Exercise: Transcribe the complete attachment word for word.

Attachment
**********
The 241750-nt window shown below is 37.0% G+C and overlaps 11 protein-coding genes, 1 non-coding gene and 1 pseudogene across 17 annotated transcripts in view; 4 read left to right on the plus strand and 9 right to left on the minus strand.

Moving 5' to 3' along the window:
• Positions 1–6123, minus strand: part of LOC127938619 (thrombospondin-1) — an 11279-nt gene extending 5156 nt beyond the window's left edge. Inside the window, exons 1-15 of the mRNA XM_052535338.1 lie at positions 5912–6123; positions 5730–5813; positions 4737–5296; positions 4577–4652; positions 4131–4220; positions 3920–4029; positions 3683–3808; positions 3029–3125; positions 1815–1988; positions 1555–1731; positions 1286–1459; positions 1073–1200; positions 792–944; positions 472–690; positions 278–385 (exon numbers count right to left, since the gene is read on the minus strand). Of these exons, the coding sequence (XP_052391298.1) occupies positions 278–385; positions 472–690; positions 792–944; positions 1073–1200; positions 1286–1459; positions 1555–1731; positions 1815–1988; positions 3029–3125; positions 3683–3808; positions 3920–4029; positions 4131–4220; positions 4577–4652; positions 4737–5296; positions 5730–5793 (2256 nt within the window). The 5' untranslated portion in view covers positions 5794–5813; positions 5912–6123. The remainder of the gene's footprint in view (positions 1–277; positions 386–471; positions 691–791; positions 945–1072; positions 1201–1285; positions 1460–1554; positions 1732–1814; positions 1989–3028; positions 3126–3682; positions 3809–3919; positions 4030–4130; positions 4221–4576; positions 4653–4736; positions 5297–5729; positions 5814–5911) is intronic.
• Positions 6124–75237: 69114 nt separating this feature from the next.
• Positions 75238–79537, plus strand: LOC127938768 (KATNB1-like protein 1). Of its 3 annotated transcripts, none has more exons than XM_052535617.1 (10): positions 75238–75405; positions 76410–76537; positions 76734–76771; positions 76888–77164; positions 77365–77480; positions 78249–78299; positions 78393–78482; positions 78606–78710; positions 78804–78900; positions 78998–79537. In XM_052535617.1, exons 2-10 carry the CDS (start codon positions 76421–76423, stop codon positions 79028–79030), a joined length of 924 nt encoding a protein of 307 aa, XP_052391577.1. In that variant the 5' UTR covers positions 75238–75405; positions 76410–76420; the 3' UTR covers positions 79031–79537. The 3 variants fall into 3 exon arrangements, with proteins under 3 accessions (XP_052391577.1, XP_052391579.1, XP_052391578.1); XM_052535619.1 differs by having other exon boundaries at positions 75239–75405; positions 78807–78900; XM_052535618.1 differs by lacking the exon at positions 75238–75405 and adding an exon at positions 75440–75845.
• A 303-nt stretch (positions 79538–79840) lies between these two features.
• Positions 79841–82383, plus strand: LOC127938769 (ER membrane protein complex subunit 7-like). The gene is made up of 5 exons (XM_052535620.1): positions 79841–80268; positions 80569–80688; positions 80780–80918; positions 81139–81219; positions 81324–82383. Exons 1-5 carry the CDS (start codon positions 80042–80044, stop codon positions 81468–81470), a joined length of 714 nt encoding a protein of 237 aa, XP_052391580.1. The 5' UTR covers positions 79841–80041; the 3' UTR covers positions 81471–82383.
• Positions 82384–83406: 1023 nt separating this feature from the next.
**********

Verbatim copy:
The 241750-nt window shown below is 37.0% G+C and overlaps 11 protein-coding genes, 1 non-coding gene and 1 pseudogene across 17 annotated transcripts in view; 4 read left to right on the plus strand and 9 right to left on the minus strand.

Moving 5' to 3' along the window:
• Positions 1–6123, minus strand: part of LOC127938619 (thrombospondin-1) — an 11279-nt gene extending 5156 nt beyond the window's left edge. Inside the window, exons 1-15 of the mRNA XM_052535338.1 lie at positions 5912–6123; positions 5730–5813; positions 4737–5296; positions 4577–4652; positions 4131–4220; positions 3920–4029; positions 3683–3808; positions 3029–3125; positions 1815–1988; positions 1555–1731; positions 1286–1459; positions 1073–1200; positions 792–944; positions 472–690; positions 278–385 (exon numbers count right to left, since the gene is read on the minus strand). Of these exons, the coding sequence (XP_052391298.1) occupies positions 278–385; positions 472–690; positions 792–944; positions 1073–1200; positions 1286–1459; positions 1555–1731; positions 1815–1988; positions 3029–3125; positions 3683–3808; positions 3920–4029; positions 4131–4220; positions 4577–4652; positions 4737–5296; positions 5730–5793 (2256 nt within the window). The 5' untranslated portion in view covers positions 5794–5813; positions 5912–6123. The remainder of the gene's footprint in view (positions 1–277; positions 386–471; positions 691–791; positions 945–1072; positions 1201–1285; positions 1460–1554; positions 1732–1814; positions 1989–3028; positions 3126–3682; positions 3809–3919; positions 4030–4130; positions 4221–4576; positions 4653–4736; positions 5297–5729; positions 5814–5911) is intronic.
• Positions 6124–75237: 69114 nt separating this feature from the next.
• Positions 75238–79537, plus strand: LOC127938768 (KATNB1-like protein 1). Of its 3 annotated transcripts, none has more exons than XM_052535617.1 (10): positions 75238–75405; positions 76410–76537; positions 76734–76771; positions 76888–77164; positions 77365–77480; positions 78249–78299; positions 78393–78482; positions 78606–78710; positions 78804–78900; positions 78998–79537. In XM_052535617.1, exons 2-10 carry the CDS (start codon positions 76421–76423, stop codon positions 79028–79030), a joined length of 924 nt encoding a protein of 307 aa, XP_052391577.1. In that variant the 5' UTR covers positions 75238–75405; positions 76410–76420; the 3' UTR covers positions 79031–79537. The 3 variants fall into 3 exon arrangements, with proteins under 3 accessions (XP_052391577.1, XP_052391579.1, XP_052391578.1); XM_052535619.1 differs by having other exon boundaries at positions 75239–75405; positions 78807–78900; XM_052535618.1 differs by lacking the exon at positions 75238–75405 and adding an exon at positions 75440–75845.
• A 303-nt stretch (positions 79538–79840) lies between these two features.
• Positions 79841–82383, plus strand: LOC127938769 (ER membrane protein complex subunit 7-like). The gene is made up of 5 exons (XM_052535620.1): positions 79841–80268; positions 80569–80688; positions 80780–80918; positions 81139–81219; positions 81324–82383. Exons 1-5 carry the CDS (start codon positions 80042–80044, stop codon positions 81468–81470), a joined length of 714 nt encoding a protein of 237 aa, XP_052391580.1. The 5' UTR covers positions 79841–80041; the 3' UTR covers positions 81471–82383.
• Positions 82384–83406: 1023 nt separating this feature from the next.